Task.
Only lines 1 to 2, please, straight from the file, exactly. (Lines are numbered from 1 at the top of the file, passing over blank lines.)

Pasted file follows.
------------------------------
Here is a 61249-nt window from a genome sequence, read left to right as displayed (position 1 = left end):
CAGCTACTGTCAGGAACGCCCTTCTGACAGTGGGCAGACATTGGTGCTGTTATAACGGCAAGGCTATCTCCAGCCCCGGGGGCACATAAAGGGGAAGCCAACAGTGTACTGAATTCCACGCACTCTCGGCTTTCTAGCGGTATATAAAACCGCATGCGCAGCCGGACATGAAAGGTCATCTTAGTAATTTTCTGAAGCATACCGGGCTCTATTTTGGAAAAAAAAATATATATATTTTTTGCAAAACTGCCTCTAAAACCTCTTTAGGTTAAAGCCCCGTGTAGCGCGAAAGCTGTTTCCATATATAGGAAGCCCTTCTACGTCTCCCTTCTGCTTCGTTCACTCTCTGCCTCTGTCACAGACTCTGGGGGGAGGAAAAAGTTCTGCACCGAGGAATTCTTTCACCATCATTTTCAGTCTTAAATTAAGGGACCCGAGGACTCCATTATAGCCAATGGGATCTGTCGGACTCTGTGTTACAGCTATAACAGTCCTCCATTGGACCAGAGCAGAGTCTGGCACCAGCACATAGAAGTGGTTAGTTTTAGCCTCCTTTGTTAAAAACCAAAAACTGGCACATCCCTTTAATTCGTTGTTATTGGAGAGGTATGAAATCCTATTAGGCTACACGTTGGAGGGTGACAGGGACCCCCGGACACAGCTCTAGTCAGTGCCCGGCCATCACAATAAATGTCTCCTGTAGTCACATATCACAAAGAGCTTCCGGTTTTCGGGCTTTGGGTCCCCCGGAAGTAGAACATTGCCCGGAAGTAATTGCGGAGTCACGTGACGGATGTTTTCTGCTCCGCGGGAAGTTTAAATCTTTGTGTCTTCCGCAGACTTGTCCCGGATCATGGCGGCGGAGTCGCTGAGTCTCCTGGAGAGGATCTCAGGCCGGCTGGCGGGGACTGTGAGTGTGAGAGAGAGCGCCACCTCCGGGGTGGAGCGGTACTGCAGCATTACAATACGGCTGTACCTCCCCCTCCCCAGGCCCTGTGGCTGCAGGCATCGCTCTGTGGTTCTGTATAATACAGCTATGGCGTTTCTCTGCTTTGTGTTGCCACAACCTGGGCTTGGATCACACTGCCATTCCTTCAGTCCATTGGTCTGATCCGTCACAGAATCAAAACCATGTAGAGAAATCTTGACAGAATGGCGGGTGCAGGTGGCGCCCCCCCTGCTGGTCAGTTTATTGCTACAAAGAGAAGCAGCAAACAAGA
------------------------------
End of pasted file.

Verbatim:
Here is a 61249-nt window from a genome sequence, read left to right as displayed (position 1 = left end):
CAGCTACTGTCAGGAACGCCCTTCTGACAGTGGGCAGACATTGGTGCTGTTATAACGGCAAGGCTATCTCCAGCCCCGGGGGCACATAAAGGGGAAGCCAACAGTGTACTGAATTCCACGCACTCTCGGCTTTCTAGCGGTATATAAAACCGCATGCGCAGCCGGACATGAAAGGTCATCTTAGTAATTTTCTGAAGCATACCGGGCTCTATTTTGGAAAAAAAAATATATATATTTTTTGCAAAACTGCCTCTAAAACCTCTTTAGGTTAAAGCCCCGTGTAGCGCGAAAGCTGTTTCCATATATAGGAAGCCCTTCTACGTCTCCCTTCTGCTTCGTTCACTCTCTGCCTCTGTCACAGACTCTGGGGGGAGGAAAAAGTTCTGCACCGAGGAATTCTTTCACCATCATTTTCAGTCTTAAATTAAGGGACCCGAGGACTCCATTATAGCCAATGGGATCTGTCGGACTCTGTGTTACAGCTATAACAGTCCTCCATTGGACCAGAGCAGAGTCTGGCACCAGCACATAGAAGTGGTTAGTTTTAGCCTCCTTTGTTAAAAACCAAAAACTGGCACATCCCTTTAATTCGTTGTTATTGGAGAGGTATGAAATCCTATTAGGCTACACGTTGGAGGGTGACAGGGACCCCCGGACACAGCTCTAGTCAGTGCCCGGCCATCACAATAAATGTCTCCTGTAGTCACATATCACAAAGAGCTTCCGGTTTTCGGGCTTTGGGTCCCCCGGAAGTAGAACATTGCCCGGAAGTAATTGCGGAGTCACGTGACGGATGTTTTCTGCTCCGCGGGAAGTTTAAATCTTTGTGTCTTCCGCAGACTTGTCCCGGATCATGGCGGCGGAGTCGCTGAGTCTCCTGGAGAGGATCTCAGGCCGGCTGGCGGGGACTGTGAGTGTGAGAGAGAGCGCCACCTCCGGGGTGGAGCGGTACTGCAGCATTACAATACGGCTGTACCTCCCCCTCCCCAGGCCCTGTGGCTGCAGGCATCGCTCTGTGGTTCTGTATAATACAGCTATGGCGTTTCTCTGCTTTGTGTTGCCACAACCTGGGCTTGGATCACACTGCCATTCCTTCAGTCCATTGGTCTGATCCGTCACAGAATCAAAACCATGTAGAGAAATCTTGACAGAATGGCGGGTGCAGGTGGCGCCCCCCCTGCTGGTCAGTTTATTGCTACAAAGAGAAGCAGCAAACAAGA